The Pontypridd MP will serve under Mr Corbyn as shadow Northern Ireland secretary.
And in a sign that the left-winger is flexing his muscles, he also stripped Labour's deputy leader Tom Watson of his role as party chairman and gave it to his campaign chief Ian Lavery.
It means the Prime Minister is nearly as unpopular as Mr Corbyn was in November past year, when he scored -35.
Brent MP Dawn Butler, a longtime Corbyn loyalist who resigned over the party's stance on article 50, will return as shadow minister for diverse communities.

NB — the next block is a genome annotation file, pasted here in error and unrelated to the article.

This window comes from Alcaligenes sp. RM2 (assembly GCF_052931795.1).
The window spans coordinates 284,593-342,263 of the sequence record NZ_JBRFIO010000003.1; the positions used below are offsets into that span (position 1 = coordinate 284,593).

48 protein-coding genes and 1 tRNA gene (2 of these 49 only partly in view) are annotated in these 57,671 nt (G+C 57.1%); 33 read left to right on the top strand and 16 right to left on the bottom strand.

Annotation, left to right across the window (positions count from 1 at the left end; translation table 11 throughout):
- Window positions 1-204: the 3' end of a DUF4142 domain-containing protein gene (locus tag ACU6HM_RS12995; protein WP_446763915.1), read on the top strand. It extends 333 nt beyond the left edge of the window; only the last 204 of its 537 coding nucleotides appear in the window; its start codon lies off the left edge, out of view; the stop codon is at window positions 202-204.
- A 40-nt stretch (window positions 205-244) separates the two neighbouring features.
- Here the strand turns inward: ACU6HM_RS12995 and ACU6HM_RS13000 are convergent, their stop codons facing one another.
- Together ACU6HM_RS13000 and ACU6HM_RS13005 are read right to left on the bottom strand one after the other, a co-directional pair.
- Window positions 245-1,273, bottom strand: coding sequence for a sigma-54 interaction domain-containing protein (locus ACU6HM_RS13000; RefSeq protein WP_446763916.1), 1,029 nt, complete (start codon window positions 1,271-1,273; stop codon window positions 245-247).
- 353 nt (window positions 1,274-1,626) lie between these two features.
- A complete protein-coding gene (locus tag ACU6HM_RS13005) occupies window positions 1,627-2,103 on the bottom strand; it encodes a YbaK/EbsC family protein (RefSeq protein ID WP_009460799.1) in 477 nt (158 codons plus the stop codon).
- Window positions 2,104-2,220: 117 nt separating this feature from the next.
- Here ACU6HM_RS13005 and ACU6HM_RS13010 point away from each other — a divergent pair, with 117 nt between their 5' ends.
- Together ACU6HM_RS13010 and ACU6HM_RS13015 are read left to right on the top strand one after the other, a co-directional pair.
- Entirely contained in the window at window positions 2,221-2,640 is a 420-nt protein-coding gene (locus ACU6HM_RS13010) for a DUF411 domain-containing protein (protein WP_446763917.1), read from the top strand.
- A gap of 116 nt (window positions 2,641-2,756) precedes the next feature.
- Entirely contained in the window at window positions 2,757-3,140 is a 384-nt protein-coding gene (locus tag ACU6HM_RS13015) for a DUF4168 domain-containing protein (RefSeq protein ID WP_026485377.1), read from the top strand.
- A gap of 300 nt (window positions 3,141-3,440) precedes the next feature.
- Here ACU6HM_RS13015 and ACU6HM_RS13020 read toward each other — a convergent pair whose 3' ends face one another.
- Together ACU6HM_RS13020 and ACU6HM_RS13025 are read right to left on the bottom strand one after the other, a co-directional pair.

In other moves, the newly elected MP for Kirkcaldy and Cowdenbeath, Lesley Laird, becomes shadow Scottish secretary.
Andrew Gwynne, credited with playing a major role in the general election campaign which saw Mr Corbyn's Labour gain 30 seats, has been appointed shadow communities and local government secretary.
His new role was one of four new appointments announced as part of a modest reshuffle - with most existing shadow ministers expected to remain in their posts.
There had been fevered speculation over whether Mr Corbyn would use his soaring popularity after the election to beef up his frontbench.
But a spokesman for Mr Corbyn said the five appointments are the only changes being made to the shadow cabinet.